Ed. note: As additional information comes to our attention; Florida Politics has made the following corrections and clarifications to this and related articles:
— Any mention of a particular medication has been removed. Dr. Christina Paylan was not charged nor convicted of trafficking of controlled substances.
— The vexatious litigant order is currently under challenge, invalidating it until a higher court makes a final decision.
— We have removed any and all references to Florida For Transparency’s Twitter account and its affiliated website. Paylan has no legal affiliation or ties to Florida for Transparency. Paylan does not operate, own or direct Florida For Transparency.
— The initial articles — here, here and here — originally referenced a connection between Paylan and Florida For Transparency, Inc. and while Paylan was identified as the Vice President of the entity in its Articles of Incorporation filed with the Florida Secretary of State on or about April 5, 2019, Paylan was subsequently removed as Vice President in Articles of Amendment to the Articles of Incorporation filed on or about June 20, 2019. Our articles have been revised to remove any references of association between Paylan and Florida For Transparency, Inc.
We regret the errors and apologize for any inconvenience.
Darryl Rouson‘s new challenger in Senate District 19 might not be eligible to hold office.
Christina Paylan is a convicted felon.
In 2014, Paylan was charged with fraudulent use of personal information and obtaining a controlled substance by fraud.
Paylan was convicted in a jury trial and sentenced to one year in Hillsborough County jail by former 13th Judicial Circuit Judge Tom Barber. Her sentence was light. Each count carried a maximum five-year sentence.
A former cosmetic surgeon, Paylan also lost her license to practice medicine.
Under Florida law, convicted felons lose their right to vote and cannot hold elected office unless their rights are restored.
However, Paylan’s voting rights, and by default, her right to hold office, were never revoked, according to records with the Pinellas County Supervisor of Elections.
Local SoE offices only remove voters from their rolls when notified by the Florida Department of State of a felony conviction. That information was never transmitted to the Pinellas County Elections office.
According to them, Paylan is still an eligible voter. That means she is also eligible to run for office.
However, Paylan’s conviction raises questions about whether her voting rights should have been revoked.
“The Department follows the process outlined in Florida law and we receive information from a variety of sources to identify potentially ineligible voters. The Department did not receive any information to indicate the individual is potentially ineligible,” the Florida Department of State responded in an email requesting information about Paylan’s voting status and why her eligibility had not been changed.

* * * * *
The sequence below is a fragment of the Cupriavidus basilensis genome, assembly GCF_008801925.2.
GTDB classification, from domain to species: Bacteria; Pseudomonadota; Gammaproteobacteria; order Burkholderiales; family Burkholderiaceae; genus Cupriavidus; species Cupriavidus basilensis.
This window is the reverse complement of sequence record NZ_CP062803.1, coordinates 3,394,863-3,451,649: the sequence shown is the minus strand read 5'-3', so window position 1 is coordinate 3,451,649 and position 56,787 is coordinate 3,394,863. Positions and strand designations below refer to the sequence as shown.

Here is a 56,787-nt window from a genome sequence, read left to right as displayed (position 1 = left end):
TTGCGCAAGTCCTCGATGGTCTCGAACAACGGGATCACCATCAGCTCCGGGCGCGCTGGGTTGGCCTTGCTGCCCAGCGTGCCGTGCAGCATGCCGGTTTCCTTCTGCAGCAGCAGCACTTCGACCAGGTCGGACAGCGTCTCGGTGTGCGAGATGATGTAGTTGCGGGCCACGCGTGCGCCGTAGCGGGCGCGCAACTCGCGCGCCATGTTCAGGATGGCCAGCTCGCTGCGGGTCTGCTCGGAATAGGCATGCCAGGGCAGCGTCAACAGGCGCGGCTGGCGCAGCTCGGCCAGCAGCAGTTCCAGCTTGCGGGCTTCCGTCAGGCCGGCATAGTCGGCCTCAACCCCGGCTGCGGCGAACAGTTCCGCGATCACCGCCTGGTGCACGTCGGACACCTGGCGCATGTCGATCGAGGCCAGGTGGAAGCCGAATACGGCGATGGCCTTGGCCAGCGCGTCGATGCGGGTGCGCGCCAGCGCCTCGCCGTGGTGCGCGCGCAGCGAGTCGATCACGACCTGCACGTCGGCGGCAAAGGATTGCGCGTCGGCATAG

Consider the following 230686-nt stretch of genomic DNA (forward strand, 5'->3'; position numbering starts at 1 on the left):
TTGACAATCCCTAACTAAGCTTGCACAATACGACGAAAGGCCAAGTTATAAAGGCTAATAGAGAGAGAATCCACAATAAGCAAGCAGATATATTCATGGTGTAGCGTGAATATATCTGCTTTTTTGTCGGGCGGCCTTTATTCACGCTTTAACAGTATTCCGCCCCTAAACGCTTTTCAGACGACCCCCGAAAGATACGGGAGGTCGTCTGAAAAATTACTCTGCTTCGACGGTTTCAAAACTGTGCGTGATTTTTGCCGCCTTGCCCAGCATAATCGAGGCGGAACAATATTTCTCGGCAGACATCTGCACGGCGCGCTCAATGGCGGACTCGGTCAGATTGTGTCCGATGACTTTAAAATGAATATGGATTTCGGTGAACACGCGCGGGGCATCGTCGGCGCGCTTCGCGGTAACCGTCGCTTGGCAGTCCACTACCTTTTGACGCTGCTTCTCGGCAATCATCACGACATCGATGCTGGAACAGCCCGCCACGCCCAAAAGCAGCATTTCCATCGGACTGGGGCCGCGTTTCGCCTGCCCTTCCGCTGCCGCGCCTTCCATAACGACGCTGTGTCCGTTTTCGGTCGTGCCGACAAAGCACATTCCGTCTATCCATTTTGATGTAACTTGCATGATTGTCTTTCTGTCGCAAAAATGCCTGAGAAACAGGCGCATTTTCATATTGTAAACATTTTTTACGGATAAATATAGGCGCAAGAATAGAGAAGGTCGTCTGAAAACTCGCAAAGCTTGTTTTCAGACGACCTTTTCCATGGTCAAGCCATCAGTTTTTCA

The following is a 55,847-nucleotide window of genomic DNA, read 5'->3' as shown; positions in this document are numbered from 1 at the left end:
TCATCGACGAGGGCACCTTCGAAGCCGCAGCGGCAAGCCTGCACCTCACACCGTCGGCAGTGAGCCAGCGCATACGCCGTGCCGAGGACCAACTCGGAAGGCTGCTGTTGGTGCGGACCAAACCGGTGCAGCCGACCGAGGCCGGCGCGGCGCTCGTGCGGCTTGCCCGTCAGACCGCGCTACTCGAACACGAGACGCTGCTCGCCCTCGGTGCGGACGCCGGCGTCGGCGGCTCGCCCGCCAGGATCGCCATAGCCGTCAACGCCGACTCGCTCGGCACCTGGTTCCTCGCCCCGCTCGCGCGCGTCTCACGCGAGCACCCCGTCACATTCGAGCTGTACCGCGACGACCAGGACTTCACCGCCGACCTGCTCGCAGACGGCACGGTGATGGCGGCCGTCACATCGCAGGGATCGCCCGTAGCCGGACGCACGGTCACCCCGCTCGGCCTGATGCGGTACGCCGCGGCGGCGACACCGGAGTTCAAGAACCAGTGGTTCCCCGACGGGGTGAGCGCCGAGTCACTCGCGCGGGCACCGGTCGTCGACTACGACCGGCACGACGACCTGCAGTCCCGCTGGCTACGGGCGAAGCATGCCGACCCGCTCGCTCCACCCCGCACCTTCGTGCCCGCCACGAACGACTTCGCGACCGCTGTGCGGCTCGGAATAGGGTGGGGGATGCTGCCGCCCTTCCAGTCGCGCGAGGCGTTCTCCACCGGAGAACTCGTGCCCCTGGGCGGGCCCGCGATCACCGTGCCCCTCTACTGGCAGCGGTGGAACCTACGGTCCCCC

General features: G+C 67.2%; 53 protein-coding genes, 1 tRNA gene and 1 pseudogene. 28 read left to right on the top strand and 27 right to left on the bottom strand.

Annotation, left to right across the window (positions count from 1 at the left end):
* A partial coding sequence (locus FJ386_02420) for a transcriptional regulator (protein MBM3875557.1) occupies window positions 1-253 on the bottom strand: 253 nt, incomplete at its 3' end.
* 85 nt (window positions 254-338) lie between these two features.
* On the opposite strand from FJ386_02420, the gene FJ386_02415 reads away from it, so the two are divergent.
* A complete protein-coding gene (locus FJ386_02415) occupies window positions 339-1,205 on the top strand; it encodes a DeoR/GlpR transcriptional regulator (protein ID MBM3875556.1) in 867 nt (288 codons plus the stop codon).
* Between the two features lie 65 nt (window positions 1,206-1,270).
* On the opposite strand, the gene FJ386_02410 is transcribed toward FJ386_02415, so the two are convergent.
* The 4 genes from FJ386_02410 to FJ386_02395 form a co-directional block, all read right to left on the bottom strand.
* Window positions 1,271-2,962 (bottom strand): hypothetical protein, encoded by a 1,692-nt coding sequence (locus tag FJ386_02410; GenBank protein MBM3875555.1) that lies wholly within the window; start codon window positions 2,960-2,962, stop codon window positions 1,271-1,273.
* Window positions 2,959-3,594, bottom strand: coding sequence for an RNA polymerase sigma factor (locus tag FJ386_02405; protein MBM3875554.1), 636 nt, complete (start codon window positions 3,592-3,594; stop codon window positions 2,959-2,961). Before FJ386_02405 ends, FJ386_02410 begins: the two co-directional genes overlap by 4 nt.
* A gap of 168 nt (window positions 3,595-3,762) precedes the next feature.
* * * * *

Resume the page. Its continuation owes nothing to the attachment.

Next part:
The department spokesperson said they were continuing to investigate the matter.
However, two attorneys familiar with Florida’s election laws said Paylan’s voting rights should have been revoked immediately upon conviction per the state constitution.
Another local attorney said the revocation of Paylan’s civil rights could be due to an ongoing appeal in Paylan’s conviction.
Paylan is trying to have her conviction overturned arguing she did not have competent legal representation.
Court records show Paylan went through several attorneys in her criminal drug case as well as in several civil cases. She has sued every one of her attorneys for malpractice, all of which were dismissed.
She’s now representing herself in her appeal.
Paylan’s legal actions are so extensive in the 13th Judicial Circuit, Judge Gregory Holder filed a “vexatious litigant” order against Paylan. Such orders block litigants from filing lawsuits pro se, meaning without an attorney, and are intended to protect the court from frivolous lawsuits. Paylan is also challenging that order.
While Paylan is technically eligible to run for elected office because her voting rights have not been officially revoked, it’s unclear whether they should have been already or if that revocation is on hold until Paylan exhausts her appeal.
And the case presents another problem. If Paylan were to be elected, and her conviction upheld, her rights would then be revoked. At that point, Paylan would no longer be eligible to hold elected office.
She could have her rights restored under the voter-approved Amendment 4 that allows non-violent ex-felons to regain voting rights. However, in its implementing legislation, the Florida Legislature required convicted felons must first satisfy any financial obligations associated with their conviction.
Records show Paylan still owes more than $15,000 in her case.
Rouson declined to comment on his opponent’s voting status or her criminal charges.
It’s not surprising that he would opt to stay silent on the matter. Rouson himself is a recovering addict and serves with the mantra that all people deserve second chances. He’s also a staunch supporter of restoring voting rights to non-violent ex-felons who have paid their debt to society.
Paylan is so far the only candidate challenging Rouson. Former Sen. Arthenia Joyner is rumored to be considering entering the race. All three are registered Democrats.
Paylan’s presence in the race is likely to be interesting. In addition to her extensive involvement in the courts, Paylan is also an agitator on Twitter who frequently criticizes Tampa Mayor Jane Castor.
She filed an ethics complaint against Castor that the Florida Division of Ethics dismissed without merit last week.
Records show Paylan is not taking advantage of her voting status. She hasn’t voted since 2012 and has only voted three times since registering in 2001.